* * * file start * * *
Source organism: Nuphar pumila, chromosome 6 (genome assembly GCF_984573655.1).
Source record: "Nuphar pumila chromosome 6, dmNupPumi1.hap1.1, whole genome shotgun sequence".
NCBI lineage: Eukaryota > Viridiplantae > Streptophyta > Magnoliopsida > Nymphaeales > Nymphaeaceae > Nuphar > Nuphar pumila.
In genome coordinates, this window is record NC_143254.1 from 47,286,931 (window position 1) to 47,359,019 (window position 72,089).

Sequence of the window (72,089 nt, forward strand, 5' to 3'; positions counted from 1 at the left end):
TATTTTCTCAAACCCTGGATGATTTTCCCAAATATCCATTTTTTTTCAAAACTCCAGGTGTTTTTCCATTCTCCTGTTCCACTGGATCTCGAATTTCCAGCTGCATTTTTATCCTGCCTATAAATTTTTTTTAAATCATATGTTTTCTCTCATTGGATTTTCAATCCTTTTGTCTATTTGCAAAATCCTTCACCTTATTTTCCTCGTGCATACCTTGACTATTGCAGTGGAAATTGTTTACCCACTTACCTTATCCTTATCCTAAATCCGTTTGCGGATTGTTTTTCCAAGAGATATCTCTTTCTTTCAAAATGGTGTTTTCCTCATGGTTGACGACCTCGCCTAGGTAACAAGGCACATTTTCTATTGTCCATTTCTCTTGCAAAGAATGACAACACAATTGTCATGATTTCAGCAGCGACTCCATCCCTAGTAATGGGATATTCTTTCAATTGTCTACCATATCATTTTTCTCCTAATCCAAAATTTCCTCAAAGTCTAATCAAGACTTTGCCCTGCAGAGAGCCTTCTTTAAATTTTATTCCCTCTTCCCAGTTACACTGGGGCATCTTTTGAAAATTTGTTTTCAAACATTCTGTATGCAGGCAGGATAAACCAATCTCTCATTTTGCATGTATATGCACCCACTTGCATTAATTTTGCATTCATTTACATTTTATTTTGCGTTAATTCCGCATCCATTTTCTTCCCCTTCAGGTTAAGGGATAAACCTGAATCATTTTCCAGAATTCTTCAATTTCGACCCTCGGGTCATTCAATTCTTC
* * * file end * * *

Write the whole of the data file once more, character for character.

Source organism: Nuphar pumila, chromosome 6 (genome assembly GCF_984573655.1).
Source record: "Nuphar pumila chromosome 6, dmNupPumi1.hap1.1, whole genome shotgun sequence".
NCBI lineage: Eukaryota > Viridiplantae > Streptophyta > Magnoliopsida > Nymphaeales > Nymphaeaceae > Nuphar > Nuphar pumila.
In genome coordinates, this window is record NC_143254.1 from 47,286,931 (window position 1) to 47,359,019 (window position 72,089).

Sequence of the window (72,089 nt, forward strand, 5' to 3'; positions counted from 1 at the left end):
TATTTTCTCAAACCCTGGATGATTTTCCCAAATATCCATTTTTTTTCAAAACTCCAGGTGTTTTTCCATTCTCCTGTTCCACTGGATCTCGAATTTCCAGCTGCATTTTTATCCTGCCTATAAATTTTTTTTAAATCATATGTTTTCTCTCATTGGATTTTCAATCCTTTTGTCTATTTGCAAAATCCTTCACCTTATTTTCCTCGTGCATACCTTGACTATTGCAGTGGAAATTGTTTACCCACTTACCTTATCCTTATCCTAAATCCGTTTGCGGATTGTTTTTCCAAGAGATATCTCTTTCTTTCAAAATGGTGTTTTCCTCATGGTTGACGACCTCGCCTAGGTAACAAGGCACATTTTCTATTGTCCATTTCTCTTGCAAAGAATGACAACACAATTGTCATGATTTCAGCAGCGACTCCATCCCTAGTAATGGGATATTCTTTCAATTGTCTACCATATCATTTTTCTCCTAATCCAAAATTTCCTCAAAGTCTAATCAAGACTTTGCCCTGCAGAGAGCCTTCTTTAAATTTTATTCCCTCTTCCCAGTTACACTGGGGCATCTTTTGAAAATTTGTTTTCAAACATTCTGTATGCAGGCAGGATAAACCAATCTCTCATTTTGCATGTATATGCACCCACTTGCATTAATTTTGCATTCATTTACATTTTATTTTGCGTTAATTCCGCATCCATTTTCTTCCCCTTCAGGTTAAGGGATAAACCTGAATCATTTTCCAGAATTCTTCAATTTCGACCCTCGGGTCATTCAATTCTTC